Neat Skyline Review (Page 2 of 4)

Page 2 - Physical Look - Hardware

On first glance, the Neat Skyline is unique in its appearance. Its shape and profile are somewhat similar to a towering building on the skyline, which is possibly what they were intending in the first place. It has a shape that flares out in the middle and converges inward at the top and bottom. My girlfriend thinks this actually looks like an upright biscotti, which is probably why she kept pretending to bite the Skyline. I can agree with this, especially since from the side it actually does look like a cookie meant to be dipped in coffee. As you can tell, Neat has sent us their white version of the Skyline, but a black one is also available. Branding on the Neat Skyline is kept to a single logo at the front. At the top, you can see holes on the front and the side to allow sounds to be captured. Under these holes is a foam layer to muffle unwanted noises picked up by the condenser capsule. Overall, I think the design is one-of-a-kind and will stand out from the competition. I would have liked to see the Skyline placed on a pivoting base to let users angle the unit slightly upward or downward. This would be helpful, especially if users are very close to the microphone on their desk so they can align the Skyline better.

The Neat Skyline is pretty light at 179g, and most of this weight can be felt in the base, which should keep the Skyline standing tall. As for its dimensions, the Skyline does not exactly reach the skies, but it measures 19.7cm in height, 12.1cm in depth, and 5.1cm in width. I would not really say it is small or big in either case, but it does have a smaller footprint than the other desktop microphone we have taken a look at, the ROCCAT Torch, due to its more compact base. The top where the condenser capsule sits under is made out of a thin metal frame, while the rest of the body is made out of plastic.

At the base of the Neat Skyline, we have a single button that is simply used for muting and unmuting. When this is plugged in, the button glows green while the microphone is not muted and red when it is muted. I would have liked to see some sort of activity LED to show when the Skyline is actively capturing, similar to how the ROCCAT Torch worked. Otherwise, the button is a comfortingly squishy rubber button. It does not have a clicky bottoming out or tactile feedback to when it is pressed. This ensures the listeners or recording does not capture when you mute, since it is a soft button. You also do not need to push the button down very far before the mute activates.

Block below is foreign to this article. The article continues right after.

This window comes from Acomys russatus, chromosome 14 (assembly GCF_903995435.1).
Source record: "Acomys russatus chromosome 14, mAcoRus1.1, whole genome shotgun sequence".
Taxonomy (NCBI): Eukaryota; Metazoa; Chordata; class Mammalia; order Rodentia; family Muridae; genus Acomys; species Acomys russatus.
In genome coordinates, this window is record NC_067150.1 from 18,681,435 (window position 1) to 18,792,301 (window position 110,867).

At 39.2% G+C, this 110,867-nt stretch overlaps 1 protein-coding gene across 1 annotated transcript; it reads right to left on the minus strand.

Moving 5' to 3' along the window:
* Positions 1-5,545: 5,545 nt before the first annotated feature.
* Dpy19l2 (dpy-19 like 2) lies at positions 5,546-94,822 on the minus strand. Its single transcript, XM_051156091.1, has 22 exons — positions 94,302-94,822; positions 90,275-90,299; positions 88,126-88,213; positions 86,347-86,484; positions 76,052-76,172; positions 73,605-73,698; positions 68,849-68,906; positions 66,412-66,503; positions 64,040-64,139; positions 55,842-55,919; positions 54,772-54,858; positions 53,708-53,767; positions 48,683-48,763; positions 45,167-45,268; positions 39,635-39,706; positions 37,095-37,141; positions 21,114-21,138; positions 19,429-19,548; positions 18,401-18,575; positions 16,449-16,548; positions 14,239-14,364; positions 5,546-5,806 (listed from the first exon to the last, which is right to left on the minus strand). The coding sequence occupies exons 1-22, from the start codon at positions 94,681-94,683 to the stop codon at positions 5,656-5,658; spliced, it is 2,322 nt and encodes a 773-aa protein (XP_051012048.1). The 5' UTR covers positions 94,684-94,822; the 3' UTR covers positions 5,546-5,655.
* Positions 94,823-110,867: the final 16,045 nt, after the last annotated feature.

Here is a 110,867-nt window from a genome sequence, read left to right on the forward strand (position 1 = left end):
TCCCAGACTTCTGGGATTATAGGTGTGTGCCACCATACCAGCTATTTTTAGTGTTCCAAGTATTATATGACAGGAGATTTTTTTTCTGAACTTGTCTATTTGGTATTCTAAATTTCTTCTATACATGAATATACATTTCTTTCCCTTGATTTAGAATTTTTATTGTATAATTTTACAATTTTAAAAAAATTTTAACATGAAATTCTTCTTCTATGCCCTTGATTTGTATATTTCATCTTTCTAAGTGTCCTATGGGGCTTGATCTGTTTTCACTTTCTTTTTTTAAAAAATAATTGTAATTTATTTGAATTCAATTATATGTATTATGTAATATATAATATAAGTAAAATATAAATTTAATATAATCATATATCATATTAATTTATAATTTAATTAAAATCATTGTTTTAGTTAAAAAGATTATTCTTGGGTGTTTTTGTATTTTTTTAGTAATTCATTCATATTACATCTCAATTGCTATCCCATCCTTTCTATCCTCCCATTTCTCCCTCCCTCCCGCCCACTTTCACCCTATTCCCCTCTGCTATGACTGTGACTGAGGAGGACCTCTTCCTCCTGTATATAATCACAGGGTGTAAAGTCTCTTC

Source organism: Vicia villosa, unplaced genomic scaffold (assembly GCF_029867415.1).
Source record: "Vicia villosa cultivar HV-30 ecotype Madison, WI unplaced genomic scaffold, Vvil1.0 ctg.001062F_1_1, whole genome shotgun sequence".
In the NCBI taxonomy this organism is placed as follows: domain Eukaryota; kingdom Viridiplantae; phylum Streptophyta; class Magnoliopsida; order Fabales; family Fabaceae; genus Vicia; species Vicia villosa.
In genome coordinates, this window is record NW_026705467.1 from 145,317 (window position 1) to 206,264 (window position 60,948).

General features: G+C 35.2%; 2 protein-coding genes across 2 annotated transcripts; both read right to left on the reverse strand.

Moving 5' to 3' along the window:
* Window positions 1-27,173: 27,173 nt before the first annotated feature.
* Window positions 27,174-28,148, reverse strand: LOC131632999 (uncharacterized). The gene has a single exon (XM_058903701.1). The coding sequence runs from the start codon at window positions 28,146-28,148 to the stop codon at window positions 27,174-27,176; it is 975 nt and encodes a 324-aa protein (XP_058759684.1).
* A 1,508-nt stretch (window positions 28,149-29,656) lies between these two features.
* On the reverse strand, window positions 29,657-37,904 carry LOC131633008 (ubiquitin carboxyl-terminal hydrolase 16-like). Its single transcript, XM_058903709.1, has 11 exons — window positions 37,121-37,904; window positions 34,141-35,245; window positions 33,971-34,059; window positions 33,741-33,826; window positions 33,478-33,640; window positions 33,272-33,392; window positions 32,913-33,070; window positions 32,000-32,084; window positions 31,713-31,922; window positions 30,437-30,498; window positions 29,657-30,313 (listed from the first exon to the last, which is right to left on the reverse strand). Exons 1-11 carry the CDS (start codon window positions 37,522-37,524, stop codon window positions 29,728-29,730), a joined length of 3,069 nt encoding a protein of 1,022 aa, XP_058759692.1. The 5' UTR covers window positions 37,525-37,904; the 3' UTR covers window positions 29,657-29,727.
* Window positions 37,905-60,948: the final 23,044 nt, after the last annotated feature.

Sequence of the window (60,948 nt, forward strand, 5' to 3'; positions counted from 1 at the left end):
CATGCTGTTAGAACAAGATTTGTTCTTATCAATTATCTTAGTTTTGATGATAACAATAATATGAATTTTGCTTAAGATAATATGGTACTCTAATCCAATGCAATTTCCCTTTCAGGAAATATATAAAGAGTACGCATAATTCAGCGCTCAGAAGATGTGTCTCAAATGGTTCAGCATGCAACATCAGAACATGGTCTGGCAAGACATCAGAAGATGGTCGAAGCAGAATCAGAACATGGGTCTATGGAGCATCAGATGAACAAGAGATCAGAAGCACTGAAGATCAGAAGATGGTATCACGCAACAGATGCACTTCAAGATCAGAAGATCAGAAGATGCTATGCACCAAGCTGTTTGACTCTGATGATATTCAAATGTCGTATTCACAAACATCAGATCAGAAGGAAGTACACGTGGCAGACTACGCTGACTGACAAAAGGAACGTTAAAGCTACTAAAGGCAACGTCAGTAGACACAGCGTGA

Internally, the Neat Skyline records 24-bit depth audio at a 96kHz sample rate. This is a bit on the lower side in both its bit depth and sample rate, but should do you fine for typical recordings. There is a single condenser capsules inside with a permanent polarized pattern. The Neat Skyline provides a maximum SPL, or sound pressure level, of 122dB. This specification generally refers to the maximum volume of sound the microphone can take before it starts to distort.

The base of the Neat Skyline can be seen here with four circle rubber pads to keep the Neat Skyline standing in its place. This does a good job at keeping the unit in place, especially as the base is where majority of the weight is located on this microphone. The base and the biscotti top are permanently attached to each other, and there are no other holes to mount the Neat Skyline onto an external arm. Otherwise, the bottom shows different certifications as well as its product name. As you can see, the serial number can be found in the middle. The Neat Skyline was designed in USA and made in China. Finally, you can see the USB Type-C connection and plug that leads out the back.

Page Index
1. Introduction, Packaging, Specifications
2. Physical Look - Hardware
3. Recording Performance Tests
4. Conclusion